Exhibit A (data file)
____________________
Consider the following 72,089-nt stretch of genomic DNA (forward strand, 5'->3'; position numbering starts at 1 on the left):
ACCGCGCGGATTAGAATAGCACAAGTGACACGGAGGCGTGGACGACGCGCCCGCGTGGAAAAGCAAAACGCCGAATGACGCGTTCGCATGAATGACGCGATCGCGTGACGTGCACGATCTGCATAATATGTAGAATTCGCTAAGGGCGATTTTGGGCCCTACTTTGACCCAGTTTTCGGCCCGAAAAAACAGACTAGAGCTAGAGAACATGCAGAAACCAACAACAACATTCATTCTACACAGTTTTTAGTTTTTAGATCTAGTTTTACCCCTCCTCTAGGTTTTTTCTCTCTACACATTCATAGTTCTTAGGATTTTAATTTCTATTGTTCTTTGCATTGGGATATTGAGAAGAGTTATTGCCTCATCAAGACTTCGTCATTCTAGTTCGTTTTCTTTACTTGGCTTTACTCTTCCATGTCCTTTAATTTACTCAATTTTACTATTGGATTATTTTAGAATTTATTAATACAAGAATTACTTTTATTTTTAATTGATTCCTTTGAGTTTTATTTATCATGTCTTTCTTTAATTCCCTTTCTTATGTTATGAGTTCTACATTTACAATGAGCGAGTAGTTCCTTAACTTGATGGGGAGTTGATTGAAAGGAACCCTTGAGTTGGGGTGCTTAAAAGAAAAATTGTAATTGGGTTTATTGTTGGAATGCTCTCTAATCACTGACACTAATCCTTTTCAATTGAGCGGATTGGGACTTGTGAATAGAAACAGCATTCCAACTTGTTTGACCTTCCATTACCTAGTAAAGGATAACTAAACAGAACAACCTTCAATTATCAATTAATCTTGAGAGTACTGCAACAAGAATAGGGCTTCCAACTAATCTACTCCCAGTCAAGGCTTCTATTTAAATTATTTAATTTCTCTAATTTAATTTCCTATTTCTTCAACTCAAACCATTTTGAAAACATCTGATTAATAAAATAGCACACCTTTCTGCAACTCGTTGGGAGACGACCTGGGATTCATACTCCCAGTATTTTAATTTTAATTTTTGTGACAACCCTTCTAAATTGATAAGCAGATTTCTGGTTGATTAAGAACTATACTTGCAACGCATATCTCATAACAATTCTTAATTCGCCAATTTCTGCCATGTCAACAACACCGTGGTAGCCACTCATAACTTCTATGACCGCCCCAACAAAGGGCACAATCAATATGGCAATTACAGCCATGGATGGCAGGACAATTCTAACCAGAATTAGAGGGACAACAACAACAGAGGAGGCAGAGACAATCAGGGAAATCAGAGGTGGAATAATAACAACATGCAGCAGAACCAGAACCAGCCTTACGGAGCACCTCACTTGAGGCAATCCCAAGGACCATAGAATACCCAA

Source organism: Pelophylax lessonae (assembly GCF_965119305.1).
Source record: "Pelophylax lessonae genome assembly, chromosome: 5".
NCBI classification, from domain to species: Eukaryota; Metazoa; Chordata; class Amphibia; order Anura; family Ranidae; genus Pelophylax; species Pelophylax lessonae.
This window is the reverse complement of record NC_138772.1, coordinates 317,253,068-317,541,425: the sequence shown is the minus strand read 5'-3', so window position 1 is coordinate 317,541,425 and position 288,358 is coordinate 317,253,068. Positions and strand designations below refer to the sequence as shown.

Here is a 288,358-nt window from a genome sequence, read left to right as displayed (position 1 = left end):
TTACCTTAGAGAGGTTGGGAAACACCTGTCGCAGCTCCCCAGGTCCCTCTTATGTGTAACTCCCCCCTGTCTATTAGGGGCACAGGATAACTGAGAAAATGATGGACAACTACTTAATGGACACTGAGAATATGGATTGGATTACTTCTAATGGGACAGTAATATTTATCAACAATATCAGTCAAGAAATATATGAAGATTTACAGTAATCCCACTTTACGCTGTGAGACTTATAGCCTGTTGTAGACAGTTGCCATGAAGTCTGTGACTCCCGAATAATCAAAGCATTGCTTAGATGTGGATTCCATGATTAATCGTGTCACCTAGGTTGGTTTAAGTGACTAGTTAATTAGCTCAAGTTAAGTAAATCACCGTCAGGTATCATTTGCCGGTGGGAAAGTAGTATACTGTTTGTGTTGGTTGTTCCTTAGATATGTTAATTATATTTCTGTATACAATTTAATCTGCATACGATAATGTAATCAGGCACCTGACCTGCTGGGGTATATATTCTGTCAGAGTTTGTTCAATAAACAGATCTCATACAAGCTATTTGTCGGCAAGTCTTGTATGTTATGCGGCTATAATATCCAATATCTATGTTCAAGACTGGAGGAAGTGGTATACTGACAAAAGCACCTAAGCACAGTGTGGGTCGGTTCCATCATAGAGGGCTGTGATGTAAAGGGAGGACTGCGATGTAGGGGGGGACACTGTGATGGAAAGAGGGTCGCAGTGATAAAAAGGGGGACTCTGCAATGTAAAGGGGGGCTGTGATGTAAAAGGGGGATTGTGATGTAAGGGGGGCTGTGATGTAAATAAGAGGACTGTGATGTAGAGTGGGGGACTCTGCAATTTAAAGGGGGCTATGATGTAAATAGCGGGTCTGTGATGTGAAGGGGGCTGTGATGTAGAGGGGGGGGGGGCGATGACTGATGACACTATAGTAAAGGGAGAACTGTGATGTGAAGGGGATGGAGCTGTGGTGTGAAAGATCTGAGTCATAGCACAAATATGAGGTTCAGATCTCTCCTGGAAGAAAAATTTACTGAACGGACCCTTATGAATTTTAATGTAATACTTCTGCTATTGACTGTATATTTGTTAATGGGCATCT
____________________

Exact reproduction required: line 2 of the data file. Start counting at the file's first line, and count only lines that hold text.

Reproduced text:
ACCGCGCGGATTAGAATAGCACAAGTGACACGGAGGCGTGGACGACGCGCCCGCGTGGAAAAGCAAAACGCCGAATGACGCGTTCGCATGAATGACGCGATCGCGTGACGTGCACGATCTGCATAATATGTAGAATTCGCTAAGGGCGATTTTGGGCCCTACTTTGACCCAGTTTTCGGCCCGAAAAAACAGACTAGAGCTAGAGAACATGCAGAAACCAACAACAACATTCATTCTACACAGTTTTTAGTTTTTAGATCTAGTTTTACCCCTCCTCTAGGTTTTTTCTCTCTACACATTCATAGTTCTTAGGATTTTAATTTCTATTGTTCTTTGCATTGGGATATTGAGAAGAGTTATTGCCTCATCAAGACTTCGTCATTCTAGTTCGTTTTCTTTACTTGGCTTTACTCTTCCATGTCCTTTAATTTACTCAATTTTACTATTGGATTATTTTAGAATTTATTAATACAAGAATTACTTTTATTTTTAATTGATTCCTTTGAGTTTTATTTATCATGTCTTTCTTTAATTCCCTTTCTTATGTTATGAGTTCTACATTTACAATGAGCGAGTAGTTCCTTAACTTGATGGGGAGTTGATTGAAAGGAACCCTTGAGTTGGGGTGCTTAAAAGAAAAATTGTAATTGGGTTTATTGTTGGAATGCTCTCTAATCACTGACACTAATCCTTTTCAATTGAGCGGATTGGGACTTGTGAATAGAAACAGCATTCCAACTTGTTTGACCTTCCATTACCTAGTAAAGGATAACTAAACAGAACAACCTTCAATTATCAATTAATCTTGAGAGTACTGCAACAAGAATAGGGCTTCCAACTAATCTACTCCCAGTCAAGGCTTCTATTTAAATTATTTAATTTCTCTAATTTAATTTCCTATTTCTTCAACTCAAACCATTTTGAAAACATCTGATTAATAAAATAGCACACCTTTCTGCAACTCGTTGGGAGACGACCTGGGATTCATACTCCCAGTATTTTAATTTTAATTTTTGTGACAACCCTTCTAAATTGATAAGCAGATTTCTGGTTGATTAAGAACTATACTTGCAACGCATATCTCATAACAATTCTTAATTCGCCAATTTCTGCCATGTCAACAACACCGTGGTAGCCACTCATAACTTCTATGACCGCCCCAACAAAGGGCACAATCAATATGGCAATTACAGCCATGGATGGCAGGACAATTCTAACCAGAATTAGAGGGACAACAACAACAGAGGAGGCAGAGACAATCAGGGAAATCAGAGGTGGAATAATAACAACATGCAGCAGAACCAGAACCAGCCTTACGGAGCACCTCACTTGAGGCAATCCCAAGGACCATAGAATACCCAA